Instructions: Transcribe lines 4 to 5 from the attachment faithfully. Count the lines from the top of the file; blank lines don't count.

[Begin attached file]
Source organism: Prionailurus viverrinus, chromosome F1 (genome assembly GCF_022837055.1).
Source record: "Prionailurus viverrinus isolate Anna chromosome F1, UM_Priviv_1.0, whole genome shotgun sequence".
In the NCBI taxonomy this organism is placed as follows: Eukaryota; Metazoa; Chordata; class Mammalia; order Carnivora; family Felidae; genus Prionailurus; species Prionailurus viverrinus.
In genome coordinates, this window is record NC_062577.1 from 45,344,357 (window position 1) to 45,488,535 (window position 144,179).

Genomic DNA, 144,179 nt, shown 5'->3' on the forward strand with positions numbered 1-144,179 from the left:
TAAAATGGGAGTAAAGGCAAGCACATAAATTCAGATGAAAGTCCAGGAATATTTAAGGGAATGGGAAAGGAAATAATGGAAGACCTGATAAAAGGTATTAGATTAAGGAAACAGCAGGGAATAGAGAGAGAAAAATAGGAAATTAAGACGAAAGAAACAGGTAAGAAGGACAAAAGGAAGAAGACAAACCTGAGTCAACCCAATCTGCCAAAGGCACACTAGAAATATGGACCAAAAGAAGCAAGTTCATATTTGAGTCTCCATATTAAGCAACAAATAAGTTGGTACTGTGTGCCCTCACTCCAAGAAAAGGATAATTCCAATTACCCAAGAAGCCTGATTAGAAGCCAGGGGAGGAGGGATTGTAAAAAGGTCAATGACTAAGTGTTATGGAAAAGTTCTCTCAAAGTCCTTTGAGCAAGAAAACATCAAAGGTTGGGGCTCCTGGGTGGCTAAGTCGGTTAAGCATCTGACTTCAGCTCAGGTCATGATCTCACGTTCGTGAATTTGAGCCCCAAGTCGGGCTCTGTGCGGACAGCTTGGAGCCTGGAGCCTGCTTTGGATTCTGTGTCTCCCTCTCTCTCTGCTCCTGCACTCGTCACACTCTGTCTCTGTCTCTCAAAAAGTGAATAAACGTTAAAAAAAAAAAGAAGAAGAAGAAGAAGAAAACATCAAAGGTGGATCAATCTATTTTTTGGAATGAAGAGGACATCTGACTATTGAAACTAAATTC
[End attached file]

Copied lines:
In genome coordinates, this window is record NC_062577.1 from 45,344,357 (window position 1) to 45,488,535 (window position 144,179).

Genomic DNA, 144,179 nt, shown 5'->3' on the forward strand with positions numbered 1-144,179 from the left: